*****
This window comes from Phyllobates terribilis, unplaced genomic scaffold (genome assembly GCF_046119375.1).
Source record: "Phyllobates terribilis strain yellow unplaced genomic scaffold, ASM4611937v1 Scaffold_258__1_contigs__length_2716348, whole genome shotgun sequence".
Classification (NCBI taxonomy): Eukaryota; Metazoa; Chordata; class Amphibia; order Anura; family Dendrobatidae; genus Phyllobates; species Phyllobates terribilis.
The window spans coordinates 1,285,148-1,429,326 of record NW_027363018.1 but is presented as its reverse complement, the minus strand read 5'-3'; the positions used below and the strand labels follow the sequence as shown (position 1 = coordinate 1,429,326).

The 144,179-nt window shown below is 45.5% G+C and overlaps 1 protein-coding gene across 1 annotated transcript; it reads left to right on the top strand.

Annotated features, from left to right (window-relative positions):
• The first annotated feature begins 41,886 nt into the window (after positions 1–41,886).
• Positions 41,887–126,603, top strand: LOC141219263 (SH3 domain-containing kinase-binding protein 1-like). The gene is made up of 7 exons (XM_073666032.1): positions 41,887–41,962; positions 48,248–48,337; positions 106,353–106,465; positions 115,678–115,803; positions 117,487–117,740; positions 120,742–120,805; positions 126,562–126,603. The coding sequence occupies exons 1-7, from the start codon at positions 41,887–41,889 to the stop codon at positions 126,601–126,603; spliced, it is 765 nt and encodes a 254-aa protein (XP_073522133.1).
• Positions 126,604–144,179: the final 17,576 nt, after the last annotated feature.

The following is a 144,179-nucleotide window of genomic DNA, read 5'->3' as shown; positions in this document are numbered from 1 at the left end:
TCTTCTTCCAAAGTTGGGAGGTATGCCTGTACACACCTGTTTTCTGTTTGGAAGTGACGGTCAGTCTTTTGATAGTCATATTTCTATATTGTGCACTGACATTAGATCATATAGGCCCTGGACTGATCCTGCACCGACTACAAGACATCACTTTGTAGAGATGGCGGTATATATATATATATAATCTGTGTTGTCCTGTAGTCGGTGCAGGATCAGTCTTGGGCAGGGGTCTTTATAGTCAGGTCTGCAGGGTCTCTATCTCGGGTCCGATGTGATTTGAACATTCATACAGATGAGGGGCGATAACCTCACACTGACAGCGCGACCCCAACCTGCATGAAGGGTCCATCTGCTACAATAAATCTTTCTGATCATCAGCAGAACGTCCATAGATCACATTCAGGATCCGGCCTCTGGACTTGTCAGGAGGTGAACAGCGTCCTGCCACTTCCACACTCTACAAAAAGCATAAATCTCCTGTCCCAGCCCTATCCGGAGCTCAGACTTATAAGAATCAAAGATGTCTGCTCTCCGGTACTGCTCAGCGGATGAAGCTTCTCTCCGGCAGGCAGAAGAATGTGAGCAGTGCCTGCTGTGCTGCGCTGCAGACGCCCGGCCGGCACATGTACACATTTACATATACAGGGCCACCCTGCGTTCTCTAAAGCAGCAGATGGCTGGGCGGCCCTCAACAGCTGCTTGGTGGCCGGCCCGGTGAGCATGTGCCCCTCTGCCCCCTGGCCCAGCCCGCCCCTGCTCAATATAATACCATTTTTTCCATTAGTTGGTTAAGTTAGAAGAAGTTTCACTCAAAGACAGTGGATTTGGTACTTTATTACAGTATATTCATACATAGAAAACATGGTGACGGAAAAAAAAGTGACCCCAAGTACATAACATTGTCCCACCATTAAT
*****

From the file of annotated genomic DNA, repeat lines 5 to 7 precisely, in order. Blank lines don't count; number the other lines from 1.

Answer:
The 144,179-nt window shown below is 45.5% G+C and overlaps 1 protein-coding gene across 1 annotated transcript; it reads left to right on the top strand.

Annotated features, from left to right (window-relative positions):
• The first annotated feature begins 41,886 nt into the window (after positions 1–41,886).